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Title: Defining falciparum-malaria-attributable severe febrile illness in moderate-to-high transmission settings on the basis of plasma PfHRP2 concentration
Authors: Ilse C.E. Hendriksen
Lisa J. White
Jacobien Veenemans
George Mtove
Charles Woodrow
Ben Amos
Somporn Saiwaew
Samwel Gesase
Behzad Nadjm
Kamolrat Silamut
Sarah Joseph
Kesinee Chotivanich
Nicholas P.J. Day
Lorenz Von Seidlein
Hans Verhoef
Hugh Reyburn
Nicholas J. White
Arjen M. Dondorp
Mahidol University
University of Oxford
London School of Hygiene & Tropical Medicine
Medical Research Council
Wageningen University and Research Centre
Amphia Hospital
National Institute for Medical Research Tanga
Teule Hospital
Menzies School of Health Research
Keywords: Medicine
Issue Date: 7-Jan-2013
Citation: Journal of Infectious Diseases. Vol.207, No.2 (2013), 351-361
Abstract: Background. In malaria-endemic settings, asymptomatic parasitemia complicates the diagnosis of malaria. Histidine-rich protein 2 (HRP2) is produced by Plasmodium falciparum, and its plasma concentration reflects the total body parasite burden. We aimed to define the malaria-attributable fraction of severe febrile illness, using the distributions of plasma P. falciparum HRP2 (PfHRP2) concentrations from parasitemic children with different clinical presentations.Methods. Plasma samples were collected from and peripheral blood slides prepared for 1435 children aged 6-60 months in communities and a nearby hospital in northeastern Tanzania. The study population included children with severe or uncomplicated malaria, asymptomatic carriers, and healthy control subjects who had negative results of rapid diagnostic tests. The distributions of plasma PfHRP2 concentrations among the different groups were used to model severe malaria-attributable disease.Results. The plasma PfHRP2 concentration showed a close correlation with the severity of infection. PfHRP2 concentrations of >1000 ng/mL denoted a malaria-attributable fraction of severe disease of 99% (95% credible interval [CI], 96%-100%), with a sensitivity of 74% (95% CI, 72%-77%), whereas a concentration of <200 ng/mL denoted severe febrile illness of an alternative diagnosis in >10% (95% CI, 3%-27%) of patients. Bacteremia was more common among patients in the lowest and highest PfHRP2 concentration quintiles.Conclusions. The plasma PfHRP2 concentration defines malaria-attributable disease and distinguishes severe malaria from coincidental parasitemia in African children in a moderate-to-high transmission setting. © The Author 2012. Published by Oxford University Press on behalf of the Infectious Diseases Society of America. All rights reserved.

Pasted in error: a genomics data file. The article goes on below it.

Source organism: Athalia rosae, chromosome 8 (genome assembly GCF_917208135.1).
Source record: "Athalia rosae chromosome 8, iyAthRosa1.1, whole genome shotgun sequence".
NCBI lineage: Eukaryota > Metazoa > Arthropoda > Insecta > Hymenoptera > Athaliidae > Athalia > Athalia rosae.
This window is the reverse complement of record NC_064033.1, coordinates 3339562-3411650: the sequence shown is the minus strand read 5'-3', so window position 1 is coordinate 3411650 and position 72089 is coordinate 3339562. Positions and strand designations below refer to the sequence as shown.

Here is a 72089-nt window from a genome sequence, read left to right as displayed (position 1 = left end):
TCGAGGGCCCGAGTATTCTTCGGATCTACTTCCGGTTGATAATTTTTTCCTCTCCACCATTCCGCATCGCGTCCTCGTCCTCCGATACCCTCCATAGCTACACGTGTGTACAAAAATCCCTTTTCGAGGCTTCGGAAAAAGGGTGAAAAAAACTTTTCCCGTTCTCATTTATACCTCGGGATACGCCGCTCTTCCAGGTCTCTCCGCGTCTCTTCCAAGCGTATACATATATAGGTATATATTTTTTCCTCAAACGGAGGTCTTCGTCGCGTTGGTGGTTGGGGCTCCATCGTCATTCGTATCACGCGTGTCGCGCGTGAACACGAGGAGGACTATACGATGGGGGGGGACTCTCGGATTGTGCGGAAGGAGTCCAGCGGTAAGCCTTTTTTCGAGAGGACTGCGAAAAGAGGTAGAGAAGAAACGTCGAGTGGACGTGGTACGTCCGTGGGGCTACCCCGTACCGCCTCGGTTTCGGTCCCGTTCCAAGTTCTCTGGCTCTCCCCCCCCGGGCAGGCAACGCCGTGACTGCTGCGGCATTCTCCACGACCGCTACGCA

ISSN: 00221899
Appears in Collections:Scopus 2011-2015

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